Here's Where to Find Nashville Hot Chicken and Other Fabulous Southern Foods Up North

When a craving for hot chicken hits you and you're nowhere near Nashville, here's where to go.

A Southern-food craving can and will strike anytime—and anywhere. Luckily, satisfying your urge for some of the most intensely flavorful, hardest-to-find Southern dishes just got easier, even if you don't have a trip down South coming up. Here are five new, buzzed-about restaurants—all hundreds of miles north of the Mason-Dixon Line—that hit the spot with their super-Southern dishes: Some are classics, others curios, many of them passed down through generations. From skillet cornbread to Nashville hot chicken to apple “roly poly” for dessert, these’ll definitely do the trick the next time you’re dying for some down-home grub.


Skillet cornbread at Luella’s Southern Kitchen, Chicago

Luella’s fans rave about the restaurant’s Southern staples, like fried chicken, crawfish etouffee, and shrimp and grits—but there’s only one menu item for which patrons patiently wait 20 minutes, since it’s made to order: the skillet cornbread. Chef and owner Darnell Reed got the secret recipe from his great-grandmother, for whom his restaurant is named. “The cornbread is our number-one item,” Reed says. “When I was making my first cornbread, I actually had to pick her brain because mine wasn’t coming out like hers. I took what she said and made measurements and made a recipe, because she never wrote it down.”


Nashville hot chicken at Sisters and Brothers, Seattle

When Jake Manny returned to his native Seattle after spending years in the Nashville bar business, he knew he had to bring the city’s signature hot chicken home with him. “People are very surprised in Seattle. They’re not accustomed to a real spice level, especially with all the cayenne-y flavor going on,” Sisters and Brothers general manager Anthony Barletta says about the new eatery’s specialty item. In fact, customers can choose a bird with one of four spice levels: Naked, Mild, Hot or Insane. “Everything is layers of spice, and each stage has independent spices in it,” Barletta explains. “It’s not like just a cooked wing in hot sauce.” It's worth heeding the restaurant's words of advice: "If you're coming for chicken, we highly recommend you call us to check that we haven't run out." Those with milder palates (or who miss out on the chicken) can opt for some smoked gouda mac and cheese or a fried green tomato sandwich dressed with cole slaw and pimento cheese.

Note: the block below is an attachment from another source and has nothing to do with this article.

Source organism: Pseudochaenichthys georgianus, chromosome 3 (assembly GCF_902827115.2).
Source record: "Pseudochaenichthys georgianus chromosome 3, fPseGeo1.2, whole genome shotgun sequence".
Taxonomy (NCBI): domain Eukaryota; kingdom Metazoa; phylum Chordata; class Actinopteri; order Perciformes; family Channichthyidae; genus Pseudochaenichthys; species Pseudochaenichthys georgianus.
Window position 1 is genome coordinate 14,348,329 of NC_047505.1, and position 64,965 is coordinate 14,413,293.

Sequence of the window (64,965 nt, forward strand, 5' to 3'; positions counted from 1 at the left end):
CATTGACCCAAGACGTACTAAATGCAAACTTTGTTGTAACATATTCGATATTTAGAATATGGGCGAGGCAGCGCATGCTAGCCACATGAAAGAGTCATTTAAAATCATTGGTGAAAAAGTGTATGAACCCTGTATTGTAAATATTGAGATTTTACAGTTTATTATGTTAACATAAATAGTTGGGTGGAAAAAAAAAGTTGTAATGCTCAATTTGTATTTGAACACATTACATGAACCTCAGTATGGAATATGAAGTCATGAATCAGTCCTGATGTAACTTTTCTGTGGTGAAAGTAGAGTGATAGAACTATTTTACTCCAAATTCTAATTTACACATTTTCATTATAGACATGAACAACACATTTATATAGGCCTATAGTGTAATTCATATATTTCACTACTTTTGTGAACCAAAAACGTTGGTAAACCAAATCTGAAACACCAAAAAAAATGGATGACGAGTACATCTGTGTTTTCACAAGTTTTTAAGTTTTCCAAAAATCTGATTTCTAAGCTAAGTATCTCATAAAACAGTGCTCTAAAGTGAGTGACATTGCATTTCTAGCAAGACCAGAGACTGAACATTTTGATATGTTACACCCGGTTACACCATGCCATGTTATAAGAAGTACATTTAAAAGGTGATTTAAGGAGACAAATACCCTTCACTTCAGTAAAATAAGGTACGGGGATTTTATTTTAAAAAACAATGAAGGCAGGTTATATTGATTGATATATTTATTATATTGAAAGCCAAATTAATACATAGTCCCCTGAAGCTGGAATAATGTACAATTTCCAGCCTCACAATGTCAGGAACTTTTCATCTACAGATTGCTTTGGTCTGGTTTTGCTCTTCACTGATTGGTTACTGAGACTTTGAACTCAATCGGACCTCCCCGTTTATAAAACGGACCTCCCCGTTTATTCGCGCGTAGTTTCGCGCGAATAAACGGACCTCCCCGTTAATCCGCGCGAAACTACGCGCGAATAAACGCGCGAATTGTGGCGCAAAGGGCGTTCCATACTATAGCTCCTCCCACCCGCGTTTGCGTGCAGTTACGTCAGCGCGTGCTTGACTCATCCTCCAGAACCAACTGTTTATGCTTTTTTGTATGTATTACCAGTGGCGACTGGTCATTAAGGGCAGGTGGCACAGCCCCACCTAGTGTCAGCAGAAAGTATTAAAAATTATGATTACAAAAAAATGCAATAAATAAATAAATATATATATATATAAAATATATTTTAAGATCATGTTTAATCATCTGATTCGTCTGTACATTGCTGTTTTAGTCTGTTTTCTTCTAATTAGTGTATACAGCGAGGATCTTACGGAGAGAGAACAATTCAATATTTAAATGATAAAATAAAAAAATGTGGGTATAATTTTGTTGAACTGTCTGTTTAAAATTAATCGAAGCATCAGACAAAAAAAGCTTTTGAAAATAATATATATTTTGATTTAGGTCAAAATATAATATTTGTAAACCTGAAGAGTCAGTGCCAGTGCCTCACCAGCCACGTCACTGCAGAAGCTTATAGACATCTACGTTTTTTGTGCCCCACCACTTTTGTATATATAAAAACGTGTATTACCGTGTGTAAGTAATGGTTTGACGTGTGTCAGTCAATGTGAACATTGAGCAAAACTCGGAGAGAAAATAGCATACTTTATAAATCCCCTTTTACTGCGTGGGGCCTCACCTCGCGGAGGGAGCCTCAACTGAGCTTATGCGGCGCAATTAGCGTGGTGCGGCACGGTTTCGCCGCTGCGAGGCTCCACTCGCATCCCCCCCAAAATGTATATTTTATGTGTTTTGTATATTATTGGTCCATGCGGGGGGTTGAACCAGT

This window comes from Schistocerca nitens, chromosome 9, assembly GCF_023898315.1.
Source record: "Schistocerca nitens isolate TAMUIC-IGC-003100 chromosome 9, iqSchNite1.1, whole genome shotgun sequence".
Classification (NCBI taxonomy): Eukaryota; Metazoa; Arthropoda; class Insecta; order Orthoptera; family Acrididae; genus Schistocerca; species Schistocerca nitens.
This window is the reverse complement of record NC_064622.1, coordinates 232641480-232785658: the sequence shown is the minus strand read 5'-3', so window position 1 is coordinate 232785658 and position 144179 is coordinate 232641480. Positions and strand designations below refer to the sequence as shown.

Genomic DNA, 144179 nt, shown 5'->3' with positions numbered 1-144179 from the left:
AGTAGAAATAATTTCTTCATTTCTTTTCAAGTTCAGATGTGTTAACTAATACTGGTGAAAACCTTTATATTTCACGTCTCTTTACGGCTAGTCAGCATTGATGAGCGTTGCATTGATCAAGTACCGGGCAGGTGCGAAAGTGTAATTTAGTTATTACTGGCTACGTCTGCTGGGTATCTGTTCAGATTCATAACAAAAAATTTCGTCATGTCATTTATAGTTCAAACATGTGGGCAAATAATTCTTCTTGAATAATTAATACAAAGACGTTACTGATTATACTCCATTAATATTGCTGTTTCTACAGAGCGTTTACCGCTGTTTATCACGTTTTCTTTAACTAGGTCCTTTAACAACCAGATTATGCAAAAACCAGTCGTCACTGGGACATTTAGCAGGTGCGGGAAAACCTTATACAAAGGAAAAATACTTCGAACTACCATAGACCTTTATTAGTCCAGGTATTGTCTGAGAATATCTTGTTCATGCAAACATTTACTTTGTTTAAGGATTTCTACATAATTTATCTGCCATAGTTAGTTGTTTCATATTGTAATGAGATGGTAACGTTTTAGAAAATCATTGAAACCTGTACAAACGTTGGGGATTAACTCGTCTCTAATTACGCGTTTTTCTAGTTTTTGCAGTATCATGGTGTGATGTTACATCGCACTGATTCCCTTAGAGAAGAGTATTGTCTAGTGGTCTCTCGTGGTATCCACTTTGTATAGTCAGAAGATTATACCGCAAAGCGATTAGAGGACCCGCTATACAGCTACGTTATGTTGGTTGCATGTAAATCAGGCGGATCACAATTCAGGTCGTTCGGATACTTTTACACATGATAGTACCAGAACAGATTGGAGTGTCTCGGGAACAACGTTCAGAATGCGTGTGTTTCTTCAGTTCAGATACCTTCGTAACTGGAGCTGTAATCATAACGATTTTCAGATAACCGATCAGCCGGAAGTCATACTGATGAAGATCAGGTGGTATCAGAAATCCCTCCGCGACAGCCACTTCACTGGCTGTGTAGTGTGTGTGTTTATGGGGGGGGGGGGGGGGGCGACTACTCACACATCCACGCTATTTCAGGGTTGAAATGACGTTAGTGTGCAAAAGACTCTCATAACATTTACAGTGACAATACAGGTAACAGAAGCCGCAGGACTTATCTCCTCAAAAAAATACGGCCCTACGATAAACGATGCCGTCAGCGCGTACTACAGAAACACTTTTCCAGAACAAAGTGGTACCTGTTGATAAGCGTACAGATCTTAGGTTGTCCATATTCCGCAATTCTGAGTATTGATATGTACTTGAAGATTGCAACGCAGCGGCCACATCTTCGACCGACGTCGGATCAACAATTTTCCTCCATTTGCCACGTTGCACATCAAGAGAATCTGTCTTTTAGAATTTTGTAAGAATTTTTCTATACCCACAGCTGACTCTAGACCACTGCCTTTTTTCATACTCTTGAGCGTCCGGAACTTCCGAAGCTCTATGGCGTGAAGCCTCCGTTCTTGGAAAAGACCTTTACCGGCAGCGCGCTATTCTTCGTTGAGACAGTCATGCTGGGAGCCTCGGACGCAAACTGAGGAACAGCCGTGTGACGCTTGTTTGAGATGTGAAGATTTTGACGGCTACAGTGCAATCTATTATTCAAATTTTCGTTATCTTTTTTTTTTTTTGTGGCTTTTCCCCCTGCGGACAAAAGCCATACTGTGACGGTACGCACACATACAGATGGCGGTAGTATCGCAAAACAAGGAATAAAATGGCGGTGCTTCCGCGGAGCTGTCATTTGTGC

Apple “roly poly” at Butterfunk Kitchen, Brooklyn

Although he’s from Pennsylvania, chef and owner Chris Scott calls his Butterfunk menu a “heritage throwback” to relatives who spent seven generations in Virginia. His playful take on apple dumplings comes from his grandmother, who “would prepare this for her seven children, and then for her 27 grandchildren,” he says. “You knew when she was making it because the whole house would smell like baked apples and cinnamon.” Scott serves it today doused with a warm, vanilla-spiked creme anglaise. But wait, you want to eat dinner first? Dive into Scott's whiskey-and-Coke meatloaf, fried catfish with jalapeno jam and—for meatless diners who want to get a taste of Southwestern-style "chicken-fried" dishes—there's even chicken-fried tempeh.


Hush puppies at Toutant, Buffalo, NY


Believe it or not, you can even find delicious down-home cooking if you shuffle all the way up to Buffalo in upstate New York. Toutant chef and owner James Roberts’s Louisiana upbringing shines through with menu items like his killer shrimp and grits, pork rind cracklins, and charred ribeye with bourbon butter, but most of the raves are saved for his hush puppies. On various nights, they may come stuffed with bacon and chives, brisket or seafood and habanero, and they’re always paired with a to-die-for dipping sauce.

 

Braised oxtail at SavannahBlue, Detroit

Motor City’s newest soul food restaurant serves up sophisticated takes on Southern staples in a super-swanky, urban-chic environment. (The second-story, loft-like space even features a baby grand piano.) Likewise, the braised oxtail entrée serves up the rich, meaty flavor of slow-cooked beef on a bed of creamy risotto with Wisconsin cheddar cheese and crispy root vegetables. Still hungry? Try the special house fried chicken with maple-pecan sauce, collard greens and roasted sweet potatoes, or the fried seafood cakes made with lump crab, shrimp or catfish.

 

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